For Everything That Will Be, Yes

No, no, no.

I have a routine. A carefully developed way of working. It goes like this:

Turn on the classical radio station. Pour cheap green tea into my History of Art mug. Sit on the couch at 8:30am. Write.

Do simple, honest words always find their way onto the page? No. But it’s the closest I’ve come to some kind of regular arrival at creativity.

And now it can’t happen. They’re doing work in the apartment. My routine will be tramped over by heavy boots and banged over by big hammers. And I am resisting all of this.

Later? Can’t it happen later? I ask. Nope, needs to happen now, they say. You’re serving me some unsolicited change, I want to say. And no, no, no, I want to say.

I fight it hard. If I just get ear plugs and if they just hammer quietly and if we both just try to keep things exactly as they are – is how my desperate thinking goes – maybe this won’t be so bad.

And these are all just no’s dressed in different clothing. No, don’t mess with my routine. No, don’t stuff change down my throat. No, future, don’t come.

My neck, my shoulders, my mind are tense and tight all the time from clutching onto everything that was, shoving away everything that will be.

And one night in bed, I get fed up with it. Get fed up with the tense and the tight and the big resisting fight. There’s got to be another way to be with this, I think. No isn’t serving me here.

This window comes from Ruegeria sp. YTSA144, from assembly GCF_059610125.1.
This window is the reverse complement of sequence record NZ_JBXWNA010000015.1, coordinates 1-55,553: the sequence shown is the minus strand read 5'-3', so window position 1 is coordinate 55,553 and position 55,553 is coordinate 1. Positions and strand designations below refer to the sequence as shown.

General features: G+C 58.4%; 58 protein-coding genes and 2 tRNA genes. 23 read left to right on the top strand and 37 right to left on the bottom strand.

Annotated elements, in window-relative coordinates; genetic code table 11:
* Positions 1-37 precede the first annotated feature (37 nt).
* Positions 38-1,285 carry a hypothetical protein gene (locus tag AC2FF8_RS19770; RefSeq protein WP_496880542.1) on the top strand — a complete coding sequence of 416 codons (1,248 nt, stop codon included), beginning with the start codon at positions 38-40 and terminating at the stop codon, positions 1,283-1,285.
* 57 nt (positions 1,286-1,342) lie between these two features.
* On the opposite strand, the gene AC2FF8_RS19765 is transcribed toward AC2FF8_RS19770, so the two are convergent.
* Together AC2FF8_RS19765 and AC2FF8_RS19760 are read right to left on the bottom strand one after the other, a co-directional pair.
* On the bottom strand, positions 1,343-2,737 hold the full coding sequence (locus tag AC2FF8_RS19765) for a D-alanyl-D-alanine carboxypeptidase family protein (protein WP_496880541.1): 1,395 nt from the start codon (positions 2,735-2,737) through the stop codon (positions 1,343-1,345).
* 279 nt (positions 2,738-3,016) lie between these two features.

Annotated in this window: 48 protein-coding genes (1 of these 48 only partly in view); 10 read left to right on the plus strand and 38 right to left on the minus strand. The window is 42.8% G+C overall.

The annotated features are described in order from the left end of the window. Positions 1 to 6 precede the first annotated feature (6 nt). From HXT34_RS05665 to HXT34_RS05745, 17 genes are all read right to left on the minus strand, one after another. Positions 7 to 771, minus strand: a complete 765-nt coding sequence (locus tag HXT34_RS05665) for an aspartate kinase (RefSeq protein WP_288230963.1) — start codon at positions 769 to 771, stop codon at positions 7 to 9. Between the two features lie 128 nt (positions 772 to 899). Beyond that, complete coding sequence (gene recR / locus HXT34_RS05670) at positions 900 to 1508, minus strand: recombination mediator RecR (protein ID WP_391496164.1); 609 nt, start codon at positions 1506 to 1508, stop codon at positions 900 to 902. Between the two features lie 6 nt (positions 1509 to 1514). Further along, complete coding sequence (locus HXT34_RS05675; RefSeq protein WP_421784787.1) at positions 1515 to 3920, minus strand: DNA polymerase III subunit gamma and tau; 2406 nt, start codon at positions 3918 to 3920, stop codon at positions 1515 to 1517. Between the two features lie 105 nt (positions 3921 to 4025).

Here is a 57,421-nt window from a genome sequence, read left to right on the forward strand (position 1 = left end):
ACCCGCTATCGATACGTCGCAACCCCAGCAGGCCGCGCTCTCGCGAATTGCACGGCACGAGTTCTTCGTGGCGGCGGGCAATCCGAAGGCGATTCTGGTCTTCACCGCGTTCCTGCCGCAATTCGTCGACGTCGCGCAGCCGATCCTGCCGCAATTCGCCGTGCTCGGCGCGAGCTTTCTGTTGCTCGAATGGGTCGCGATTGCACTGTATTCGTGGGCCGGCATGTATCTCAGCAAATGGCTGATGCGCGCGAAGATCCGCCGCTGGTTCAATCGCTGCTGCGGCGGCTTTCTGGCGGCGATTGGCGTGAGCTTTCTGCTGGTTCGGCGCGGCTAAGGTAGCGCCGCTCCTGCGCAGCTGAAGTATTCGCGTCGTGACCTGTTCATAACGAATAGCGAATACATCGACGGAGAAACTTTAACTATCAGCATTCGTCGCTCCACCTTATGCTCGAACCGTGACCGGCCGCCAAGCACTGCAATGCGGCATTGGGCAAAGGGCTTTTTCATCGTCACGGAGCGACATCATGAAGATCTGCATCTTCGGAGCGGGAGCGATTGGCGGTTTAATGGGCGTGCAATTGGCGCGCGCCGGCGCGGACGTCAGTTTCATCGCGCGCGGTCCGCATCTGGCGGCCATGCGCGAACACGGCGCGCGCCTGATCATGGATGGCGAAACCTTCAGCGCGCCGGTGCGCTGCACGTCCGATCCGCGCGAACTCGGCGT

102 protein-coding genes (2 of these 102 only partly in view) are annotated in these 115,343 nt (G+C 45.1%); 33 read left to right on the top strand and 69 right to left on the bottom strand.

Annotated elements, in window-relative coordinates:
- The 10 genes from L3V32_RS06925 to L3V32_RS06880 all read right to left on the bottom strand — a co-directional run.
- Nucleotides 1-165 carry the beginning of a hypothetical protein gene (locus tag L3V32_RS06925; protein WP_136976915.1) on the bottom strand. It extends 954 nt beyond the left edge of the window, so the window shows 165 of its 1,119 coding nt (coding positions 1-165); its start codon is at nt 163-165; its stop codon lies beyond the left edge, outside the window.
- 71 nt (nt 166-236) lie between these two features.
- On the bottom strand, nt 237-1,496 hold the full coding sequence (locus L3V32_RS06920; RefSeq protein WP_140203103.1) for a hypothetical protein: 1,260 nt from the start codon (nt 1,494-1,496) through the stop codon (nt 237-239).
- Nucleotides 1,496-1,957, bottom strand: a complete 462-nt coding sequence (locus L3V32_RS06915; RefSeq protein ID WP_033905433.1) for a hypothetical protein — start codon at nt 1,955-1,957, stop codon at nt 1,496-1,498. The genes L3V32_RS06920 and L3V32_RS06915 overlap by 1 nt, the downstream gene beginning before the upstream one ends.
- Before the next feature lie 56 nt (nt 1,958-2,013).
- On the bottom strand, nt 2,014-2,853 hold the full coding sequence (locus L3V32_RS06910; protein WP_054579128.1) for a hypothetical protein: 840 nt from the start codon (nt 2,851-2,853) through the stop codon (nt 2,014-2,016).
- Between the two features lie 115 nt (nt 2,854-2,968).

Which reminds me somehow of something the diplomat/author Dag Hammarskjöld once wrote: “For all that has been, thanks. For all that will be, yes.”

And that night in bed with Yes newly on my mind, I begin to feel looser where I’d been tight, more open where I’d been closed, even a little hopeful where I’d been fearful.

The change will not be instant. When the hammers and the boots come, when the couch is unavailable and the classical radio station can’t drown out the noise, the resistance will come back again and again.

And when it does, I say to myself three times, four times, more times, a few simple, honest words:

Yes. Yes to the hammers and the heavy boots. Yes to messing with my routine and unsolicited change.

And yes, double yes, to the future.

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